ADHD Subtypes

What does it mean to have attention deficit hyperactivity disorder, or ADHD? There are the obvious physical expressions of the disorder, such as an inability to focus or sit still, but researchers at the University of California, Davis explored the disease on a neurobiological level to get to the heart of the question. 

Their work, recently published in the journal Biological Psychiatry, offers new insight into ADHD classification. By observing changes on an electroencephalogram (EEG), a test that records electrical activity in the brain, researchers discovered differences in the brains of teens with inattentive and hyperactive/impulsive forms of ADHD, as well as those who did not have the disorder.

Not only does this study point to a potential biomarker for distinguishing various types of ADHD, it could also provide a solid foundation to determine whether people with the inattentive type of ADHD in fact have a completely different disorder. 

"ADHD subtypes appear subjectively very different in the clinical setting, but there are few objective physiological markers that have been able to detect those differences," said Ali Mazaheri, a guest researcher at the UC Davis Center for Mind and Brain, in a press release. "This study shows that there are changes in brain waves related to visual processing and motor planning that can be used to distinguish ADHD subtypes."

As it turns out, ADHD is much more complicated and diversified than meets the eye.

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Differences in Visual Processing and Motor Skills

Fifty-seven children ages 12 to 17 participated in the study, conducted between 2009 and 2013 by the UC Davis Center for MIND (Medical Investigation of Neurodevelopmental Disorders) and Brain and the MIND Institute. Twenty-three participants did not have ADHD, while 17 belonged to each of the ADHD subgroups.

The teens’ brain activity was measured with an EEG while they performed computer tasks that involved visual cues. The researchers found that the brain wave patterns of the two groups differed depending on whether they had ADHD, and within the ADHD subtypes.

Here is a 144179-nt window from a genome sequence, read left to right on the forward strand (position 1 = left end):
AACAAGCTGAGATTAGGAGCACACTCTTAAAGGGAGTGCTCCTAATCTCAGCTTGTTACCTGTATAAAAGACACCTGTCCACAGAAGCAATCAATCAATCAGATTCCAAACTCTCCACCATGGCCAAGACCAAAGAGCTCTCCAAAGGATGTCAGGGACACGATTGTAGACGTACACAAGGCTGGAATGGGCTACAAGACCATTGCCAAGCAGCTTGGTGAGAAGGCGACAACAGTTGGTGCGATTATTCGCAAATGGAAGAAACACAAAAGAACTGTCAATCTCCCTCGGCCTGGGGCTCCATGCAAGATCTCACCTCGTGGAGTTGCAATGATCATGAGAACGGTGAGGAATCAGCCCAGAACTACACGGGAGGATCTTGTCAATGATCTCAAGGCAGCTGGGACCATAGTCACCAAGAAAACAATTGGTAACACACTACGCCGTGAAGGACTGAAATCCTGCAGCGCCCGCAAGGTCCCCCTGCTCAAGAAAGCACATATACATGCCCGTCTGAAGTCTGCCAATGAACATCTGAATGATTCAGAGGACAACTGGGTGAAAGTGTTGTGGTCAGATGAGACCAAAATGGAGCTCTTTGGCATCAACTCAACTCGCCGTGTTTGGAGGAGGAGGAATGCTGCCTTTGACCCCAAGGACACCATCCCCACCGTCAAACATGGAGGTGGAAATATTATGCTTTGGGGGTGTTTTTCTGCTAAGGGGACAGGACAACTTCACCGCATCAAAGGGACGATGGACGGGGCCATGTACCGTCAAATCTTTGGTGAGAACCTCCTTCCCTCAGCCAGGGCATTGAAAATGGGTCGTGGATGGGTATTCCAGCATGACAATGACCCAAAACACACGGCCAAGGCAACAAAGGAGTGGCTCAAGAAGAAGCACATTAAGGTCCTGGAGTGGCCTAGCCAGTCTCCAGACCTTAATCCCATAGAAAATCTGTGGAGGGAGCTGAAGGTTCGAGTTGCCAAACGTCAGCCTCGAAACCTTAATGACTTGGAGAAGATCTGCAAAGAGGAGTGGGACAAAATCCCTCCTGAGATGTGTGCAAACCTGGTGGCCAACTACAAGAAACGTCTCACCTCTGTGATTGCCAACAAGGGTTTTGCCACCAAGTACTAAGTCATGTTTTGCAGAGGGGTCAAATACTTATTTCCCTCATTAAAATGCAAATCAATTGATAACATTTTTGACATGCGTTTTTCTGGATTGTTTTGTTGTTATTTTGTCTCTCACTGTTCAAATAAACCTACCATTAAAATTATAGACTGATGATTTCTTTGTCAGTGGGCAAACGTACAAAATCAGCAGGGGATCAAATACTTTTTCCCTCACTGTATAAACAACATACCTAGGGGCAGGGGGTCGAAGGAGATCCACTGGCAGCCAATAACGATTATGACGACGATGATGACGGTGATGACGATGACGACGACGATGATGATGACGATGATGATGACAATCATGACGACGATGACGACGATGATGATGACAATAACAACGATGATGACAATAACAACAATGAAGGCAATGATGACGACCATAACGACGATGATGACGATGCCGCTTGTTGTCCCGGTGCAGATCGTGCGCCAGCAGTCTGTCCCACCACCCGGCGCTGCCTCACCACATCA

The inattentive group struggled to process the cues, while the hyperactive/impulsive group had difficulty using the cues to prepare a motor response. Overall, the participants with either form of ADHD paid less attention to the task than the teens without the disorder.

The researchers then examined the participants’ alpha and beta brain waves. They also found differences between the teens with and without ADHD in this part of the test. The alpha waves, associated with wakeful relaxation, showed that teens with inattentive ADHD were unable to take into account the most important information in the test. The beta waves, associated with carrying out motor tasks, showed that teens with the combined ADHD subtype had the most difficulty with the motor task of pushing a button.

This lends support to the idea that no two ADHD diagnoses are alike. “A behavior task is not sensitive enough to detect what is happening upstream in the attention processing system," says Catherine Fassbender, a research scientist with the MIND Institute. “People are always trying to find an objective way to diagnose these kids because it’s such a subjective diagnosis most of the time.”

In fact, an objective way to diagnose ADHD has long eluded scientists. “The holy grail all along has been to find something measurable and objective between these two groups,”Fassbender told Healthline.

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What Does This Research Mean for You?

This study identified some of the specific task-related challenges associated with different types of ADHD, and emphasized important differences between ADHD subtypes. ADHD manifests in different ways, and understanding these differences could lead to improved, more specialized treatments for each ADHD subtype.

And hopefully, Fassbender says, this study will help to affirm the reality of ADHD for those who are skeptical, as well as those who struggle with the disorder.

“We feel that it’s a very controversial diagnosis,” she says. “There’s not a whole lot of advocacy for ADHD, so this is just another study that’s showing this is a real disorder, and people with this disorder face very real challenges in their everyday lives.”